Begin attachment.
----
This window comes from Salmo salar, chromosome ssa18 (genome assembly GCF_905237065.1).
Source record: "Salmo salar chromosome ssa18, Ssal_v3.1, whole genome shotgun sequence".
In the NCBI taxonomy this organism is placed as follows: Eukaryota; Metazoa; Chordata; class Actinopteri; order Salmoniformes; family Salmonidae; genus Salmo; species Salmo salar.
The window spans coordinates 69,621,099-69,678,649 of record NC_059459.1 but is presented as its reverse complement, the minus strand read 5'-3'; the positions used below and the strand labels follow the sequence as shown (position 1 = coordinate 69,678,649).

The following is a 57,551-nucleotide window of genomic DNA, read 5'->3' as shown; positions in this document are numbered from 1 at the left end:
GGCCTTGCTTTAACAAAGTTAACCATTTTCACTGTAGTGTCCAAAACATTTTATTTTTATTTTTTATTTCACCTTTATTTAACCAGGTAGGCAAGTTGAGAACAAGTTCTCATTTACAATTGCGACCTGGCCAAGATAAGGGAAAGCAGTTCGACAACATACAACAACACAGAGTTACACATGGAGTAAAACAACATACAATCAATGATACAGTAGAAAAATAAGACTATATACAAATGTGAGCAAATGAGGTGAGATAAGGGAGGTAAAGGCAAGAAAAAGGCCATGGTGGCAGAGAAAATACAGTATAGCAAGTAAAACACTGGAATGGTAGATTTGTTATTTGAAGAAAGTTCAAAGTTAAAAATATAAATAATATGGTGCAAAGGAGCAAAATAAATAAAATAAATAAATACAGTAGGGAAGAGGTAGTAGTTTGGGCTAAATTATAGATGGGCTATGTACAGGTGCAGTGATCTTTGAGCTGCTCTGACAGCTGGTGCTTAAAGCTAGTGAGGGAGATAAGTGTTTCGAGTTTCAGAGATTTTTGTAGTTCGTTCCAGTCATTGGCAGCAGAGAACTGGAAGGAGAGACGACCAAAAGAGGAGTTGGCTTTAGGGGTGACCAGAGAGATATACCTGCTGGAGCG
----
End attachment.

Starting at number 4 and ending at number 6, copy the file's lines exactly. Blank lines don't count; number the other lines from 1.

The window spans coordinates 69,621,099-69,678,649 of record NC_059459.1 but is presented as its reverse complement, the minus strand read 5'-3'; the positions used below and the strand labels follow the sequence as shown (position 1 = coordinate 69,678,649).

The following is a 57,551-nucleotide window of genomic DNA, read 5'->3' as shown; positions in this document are numbered from 1 at the left end:
GGCCTTGCTTTAACAAAGTTAACCATTTTCACTGTAGTGTCCAAAACATTTTATTTTTATTTTTTATTTCACCTTTATTTAACCAGGTAGGCAAGTTGAGAACAAGTTCTCATTTACAATTGCGACCTGGCCAAGATAAGGGAAAGCAGTTCGACAACATACAACAACACAGAGTTACACATGGAGTAAAACAACATACAATCAATGATACAGTAGAAAAATAAGACTATATACAAATGTGAGCAAATGAGGTGAGATAAGGGAGGTAAAGGCAAGAAAAAGGCCATGGTGGCAGAGAAAATACAGTATAGCAAGTAAAACACTGGAATGGTAGATTTGTTATTTGAAGAAAGTTCAAAGTTAAAAATATAAATAATATGGTGCAAAGGAGCAAAATAAATAAAATAAATAAATACAGTAGGGAAGAGGTAGTAGTTTGGGCTAAATTATAGATGGGCTATGTACAGGTGCAGTGATCTTTGAGCTGCTCTGACAGCTGGTGCTTAAAGCTAGTGAGGGAGATAAGTGTTTCGAGTTTCAGAGATTTTTGTAGTTCGTTCCAGTCATTGGCAGCAGAGAACTGGAAGGAGAGACGACCAAAAGAGGAGTTGGCTTTAGGGGTGACCAGAGAGATATACCTGCTGGAGCG